There are a lot of controversial takes that surround the Shikimori’s Not Just a Cutie anime series in more ways than one. But are they justified? Or are the critics of the series just simply blowing hot smoke? In this segment of “Overrated, Underrated, or Properly Rated?”, we’re going to break down everything from the first season of Shikimori’s Not Just a Cutie, including the plot, the production, and all the way to the poll numbers and fan-site ratings, just as we did recently with Engage Kiss, to answer the question—is Shikimori’s Not Just a Cutie worth watching?
Shikimori’s Not Just a Cutie – Plot
The plot of Shikimori’s Not Just a Cutie is nothing to write home about. But some could say that can be chalked up to its genre–slice-of-life with romance and comedy sub-genres. Does that mean it’s a bad series? Absolutely not. Look at Laid-Back Camp for example. There is no end goal. It’s literally just a bunch of friends going camping together and that’s one of the highest-rated anime of the entire year. Shikimori’s plot that follows the odd, but lovable, couple of Shikimori and Izumi is more than just seeing their day-to-day life together. It’s about how the two are in stark contrast with each other but have the most tight-knit relationship out of anyone in the series and it constantly shows why it works.
The plot of Shikimori’s Not Just a Cutie doesn’t simply give us an athletic and pretty female protagonist and a clumsy and nerdy male protagonist just because it can. On the contrary, there’s substance to their relationship and this was constantly highlighted throughout the first season in a way that fit the mood of the series and, most importantly, it never once felt forced on us. Plus, the criticism of the roles not being reversed like in almost every other slice-of-life rom-com anime in existence is a hollow argument.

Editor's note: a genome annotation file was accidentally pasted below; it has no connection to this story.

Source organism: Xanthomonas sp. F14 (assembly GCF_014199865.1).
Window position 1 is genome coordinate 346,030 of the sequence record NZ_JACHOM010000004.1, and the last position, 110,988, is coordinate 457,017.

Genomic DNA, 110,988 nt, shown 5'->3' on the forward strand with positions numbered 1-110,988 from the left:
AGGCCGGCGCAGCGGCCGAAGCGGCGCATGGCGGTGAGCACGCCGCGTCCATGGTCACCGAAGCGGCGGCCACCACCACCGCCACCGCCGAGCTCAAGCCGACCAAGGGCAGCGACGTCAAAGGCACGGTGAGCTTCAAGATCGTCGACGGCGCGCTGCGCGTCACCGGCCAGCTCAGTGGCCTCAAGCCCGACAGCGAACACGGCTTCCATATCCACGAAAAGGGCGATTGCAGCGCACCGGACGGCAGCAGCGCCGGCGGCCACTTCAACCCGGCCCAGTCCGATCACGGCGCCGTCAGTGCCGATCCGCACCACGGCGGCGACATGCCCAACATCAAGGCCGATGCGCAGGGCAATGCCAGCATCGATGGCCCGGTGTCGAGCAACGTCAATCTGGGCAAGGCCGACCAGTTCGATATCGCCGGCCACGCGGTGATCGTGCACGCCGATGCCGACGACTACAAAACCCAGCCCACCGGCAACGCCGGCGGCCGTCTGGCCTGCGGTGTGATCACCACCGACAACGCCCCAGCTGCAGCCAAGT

There’s a certain uniqueness to Shikimori’s Not Just a Cutie‘s appeal. And that same uniqueness has been the bearer of much criticism simply because Shikimori is the one that wears the pants in the relationship. And, if anything, this makes the entire story between Shikimori and Izumi much more interesting and is a breath of fresh air in a genre that is defined by the same old tropes day in and day out. Not only does the dynamic and outstanding contrast of the two main characters work, but the series also properly gives the side characters their own time as well. Is that executed perfectly like others? No. But the series does it in a way that’s respectable at best. To even make an entire episode about a side character in a slice-of-life anime interesting from beginning to end deserves some credit for the writing of the series.
As I mentioned, the plot of Shikimori’s Not Just a Cutie isn’t groundbreaking in any sense of the word. It’s extremely difficult for a slice-of-life series to be groundbreaking in the first place. And the writing for the anime isn’t necessarily the greatest in the genre. But are the plot, characters, and production solid enough to where it could maintain a certain level of consistency from the premiere to the season finale? Absolutely.
Shikimori’s Not Just a Cutie – Main Characters
Next to some of the production values, the characters in Shikimori’s Not Just a Cutie are what make the series so enjoyable in the first place. Is the fact that critics think Izumi’s personality seems to be centered around him getting into dangerous scenarios in any way make him a bad character? No, and that’s more so because we actually receive backstory on Izumi and his past. In fact, it keeps the series on its toes. But again, it’s not something that feels forced. There’s substance to it. Izumi is not just some bland, clumsy guy that’s boring to watch after the first episode.